During the time between when Harold and his brother Ray founded Lexco, when Neal joined and when David came on, the business atmosphere has changed dramatically, Neal said.

 

“When we started the business, there were almost no regulations   on companies like ours,” Neal said. “We deal with all kinds of regulations now, especially with military specifications that affect our products.”

 

“The challenge is to keep the company moving forward, and not get sidetracked,” Neal said.

 

When to automate and when not to automate is another challenge Neal and David face as technology makes more computerized and versatile machinery available.

 

“A business can spend a lot on machinery, and if jobs don't come in to keep that machine running, it can be a waste of resources,” Neal said. “But it you don't spend that money on automation, you can take too long for a job. Sometimes machines are delicate and go down. Then you need people familiar with the job to step in.”

 

David, the youngest Karbin, said he agrees the debate over automation is a big one between the generations.

 

“Production is what's important. I would say that there is a time and a place for automation. It doesn't fit every job,” he said. “The challenge is to find when it's appropriate, and keep at it.”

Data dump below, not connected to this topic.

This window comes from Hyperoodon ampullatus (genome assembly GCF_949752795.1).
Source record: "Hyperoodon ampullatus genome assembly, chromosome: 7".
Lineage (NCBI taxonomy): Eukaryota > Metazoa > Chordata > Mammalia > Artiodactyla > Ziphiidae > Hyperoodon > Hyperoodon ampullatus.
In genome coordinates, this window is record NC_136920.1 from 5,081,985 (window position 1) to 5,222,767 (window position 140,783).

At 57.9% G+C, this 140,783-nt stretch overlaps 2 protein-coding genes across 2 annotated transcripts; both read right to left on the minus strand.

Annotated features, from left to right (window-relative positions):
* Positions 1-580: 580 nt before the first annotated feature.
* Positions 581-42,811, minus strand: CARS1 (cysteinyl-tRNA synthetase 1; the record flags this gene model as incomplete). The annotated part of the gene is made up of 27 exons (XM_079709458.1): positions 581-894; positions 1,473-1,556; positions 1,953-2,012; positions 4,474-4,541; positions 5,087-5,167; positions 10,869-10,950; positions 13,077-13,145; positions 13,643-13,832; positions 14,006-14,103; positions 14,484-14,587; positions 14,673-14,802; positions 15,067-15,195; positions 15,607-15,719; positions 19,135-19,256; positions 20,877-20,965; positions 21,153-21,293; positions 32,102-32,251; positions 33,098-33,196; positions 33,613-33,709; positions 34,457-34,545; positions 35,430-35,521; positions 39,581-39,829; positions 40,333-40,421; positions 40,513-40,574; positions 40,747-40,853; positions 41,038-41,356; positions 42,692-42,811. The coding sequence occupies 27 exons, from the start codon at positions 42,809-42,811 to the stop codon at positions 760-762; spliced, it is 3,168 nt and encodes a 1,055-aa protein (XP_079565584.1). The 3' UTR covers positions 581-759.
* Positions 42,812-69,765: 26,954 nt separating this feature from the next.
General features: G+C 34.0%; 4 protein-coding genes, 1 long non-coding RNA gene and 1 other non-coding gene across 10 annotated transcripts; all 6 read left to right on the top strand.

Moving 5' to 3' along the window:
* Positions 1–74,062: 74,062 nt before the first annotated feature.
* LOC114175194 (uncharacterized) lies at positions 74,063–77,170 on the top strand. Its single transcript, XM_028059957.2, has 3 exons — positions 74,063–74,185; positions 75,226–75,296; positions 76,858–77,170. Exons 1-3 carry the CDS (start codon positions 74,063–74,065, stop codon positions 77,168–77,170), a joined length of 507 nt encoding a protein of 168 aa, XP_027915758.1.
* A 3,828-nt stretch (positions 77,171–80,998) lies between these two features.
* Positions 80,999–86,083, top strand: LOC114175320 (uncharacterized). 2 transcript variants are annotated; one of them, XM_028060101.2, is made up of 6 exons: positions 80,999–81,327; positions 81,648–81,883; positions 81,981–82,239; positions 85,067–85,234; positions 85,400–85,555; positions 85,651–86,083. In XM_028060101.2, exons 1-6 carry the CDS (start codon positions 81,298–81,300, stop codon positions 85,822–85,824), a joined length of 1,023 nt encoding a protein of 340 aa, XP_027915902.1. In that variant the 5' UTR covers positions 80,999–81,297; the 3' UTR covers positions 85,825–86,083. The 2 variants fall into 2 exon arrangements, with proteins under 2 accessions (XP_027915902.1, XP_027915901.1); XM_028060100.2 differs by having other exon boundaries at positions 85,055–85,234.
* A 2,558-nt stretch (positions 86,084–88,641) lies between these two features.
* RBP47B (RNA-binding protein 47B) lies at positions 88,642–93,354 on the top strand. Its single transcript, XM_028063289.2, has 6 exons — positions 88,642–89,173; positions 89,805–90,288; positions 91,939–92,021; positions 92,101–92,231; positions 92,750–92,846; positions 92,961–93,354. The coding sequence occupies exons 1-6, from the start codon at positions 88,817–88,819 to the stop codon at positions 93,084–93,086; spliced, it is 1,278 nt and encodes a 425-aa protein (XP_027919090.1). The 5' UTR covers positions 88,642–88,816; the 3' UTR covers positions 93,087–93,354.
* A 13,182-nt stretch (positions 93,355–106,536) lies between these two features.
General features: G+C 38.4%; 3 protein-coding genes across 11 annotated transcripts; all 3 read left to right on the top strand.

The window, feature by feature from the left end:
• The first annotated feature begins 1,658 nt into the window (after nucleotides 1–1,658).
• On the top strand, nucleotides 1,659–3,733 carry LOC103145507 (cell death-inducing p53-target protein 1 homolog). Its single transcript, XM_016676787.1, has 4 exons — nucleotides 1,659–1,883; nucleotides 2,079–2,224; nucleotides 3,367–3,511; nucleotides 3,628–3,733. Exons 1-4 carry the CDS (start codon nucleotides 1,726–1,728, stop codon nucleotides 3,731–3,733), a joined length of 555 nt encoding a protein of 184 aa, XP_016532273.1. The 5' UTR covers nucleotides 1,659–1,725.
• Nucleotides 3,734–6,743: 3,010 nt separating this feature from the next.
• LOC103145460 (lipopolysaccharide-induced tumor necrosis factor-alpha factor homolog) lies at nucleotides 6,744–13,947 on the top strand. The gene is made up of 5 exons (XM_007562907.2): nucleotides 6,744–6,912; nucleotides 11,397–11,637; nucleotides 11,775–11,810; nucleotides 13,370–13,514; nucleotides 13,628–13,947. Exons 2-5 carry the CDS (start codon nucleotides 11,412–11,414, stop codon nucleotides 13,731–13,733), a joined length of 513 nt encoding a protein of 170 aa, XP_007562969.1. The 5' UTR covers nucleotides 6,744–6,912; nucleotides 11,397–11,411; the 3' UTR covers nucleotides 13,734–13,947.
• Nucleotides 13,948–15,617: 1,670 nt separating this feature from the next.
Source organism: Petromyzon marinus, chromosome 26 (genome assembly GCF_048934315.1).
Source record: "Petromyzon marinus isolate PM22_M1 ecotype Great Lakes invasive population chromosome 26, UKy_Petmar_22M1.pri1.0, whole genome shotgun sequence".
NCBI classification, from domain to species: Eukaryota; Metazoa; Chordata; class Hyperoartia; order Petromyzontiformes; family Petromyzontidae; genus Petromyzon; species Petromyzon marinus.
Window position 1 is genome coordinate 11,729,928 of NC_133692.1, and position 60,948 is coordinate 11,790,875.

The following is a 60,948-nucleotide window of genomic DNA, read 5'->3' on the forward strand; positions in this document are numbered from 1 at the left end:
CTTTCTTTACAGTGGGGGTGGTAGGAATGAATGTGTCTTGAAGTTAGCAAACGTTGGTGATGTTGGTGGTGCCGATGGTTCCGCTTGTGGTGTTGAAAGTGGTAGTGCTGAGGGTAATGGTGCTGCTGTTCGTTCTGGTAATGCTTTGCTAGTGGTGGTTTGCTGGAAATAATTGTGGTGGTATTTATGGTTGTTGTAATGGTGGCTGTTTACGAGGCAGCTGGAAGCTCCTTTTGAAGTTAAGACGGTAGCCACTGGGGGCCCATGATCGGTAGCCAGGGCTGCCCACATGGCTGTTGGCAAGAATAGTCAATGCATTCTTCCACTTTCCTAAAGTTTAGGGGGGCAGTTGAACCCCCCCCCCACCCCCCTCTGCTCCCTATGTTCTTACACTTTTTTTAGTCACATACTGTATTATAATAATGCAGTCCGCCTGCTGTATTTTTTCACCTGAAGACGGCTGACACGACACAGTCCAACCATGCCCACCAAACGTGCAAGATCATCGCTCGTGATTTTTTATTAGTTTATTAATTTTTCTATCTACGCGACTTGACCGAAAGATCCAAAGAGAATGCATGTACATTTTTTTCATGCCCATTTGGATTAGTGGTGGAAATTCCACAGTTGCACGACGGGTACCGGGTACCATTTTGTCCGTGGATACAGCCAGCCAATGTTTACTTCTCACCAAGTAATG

David says after college and several internships, he returned to Lexco Cable after the company moved to Norridge in 2003. The environment of the new facility with its offices, nicer warehousing, and updated production line was “transformational” and David was lured back into working at Lexco with his father and grandparents.

 

“My number one job is the sales department – I've taken the lion's share of that work from my dad, freeing him up to handle other responsibilities,” he said.

 

Custom fabricating wire rope assemblies and distributing wire rope products is how Lexco pleases their customers, David said.

 

And a diverse clientele protected Lexco Cable from the steep downtime others experienced in 2008 and 2009.

 

“A huge key is diversity. We did not feel it as much as others,” he said. “I guess I can only speak from where I'm sitting. I like to think of Lexco as a young company. We're still in the process of getting our name out there and getting the market share.

 

“I like to think that the sky's the limit, and we're making strides forward to be a better partner for new customers,” David said.

 

It's too early to tell if there will be a fourth Karbin generation to carry on the business, but with four grandchildren and two great-grandchildren, the older Karbins say they are delighted they started their own business 63 years ago, and that their family is on board.

 

“We just love that we're working together as a family,” Helen said. “It couldn't have worked out better.”

 

Lexco Cable is located at 7320 West Agatite Avenue in Norridge, IL or on the web at www.lexcocable.com

First published in August 2015 TMA News Bulletin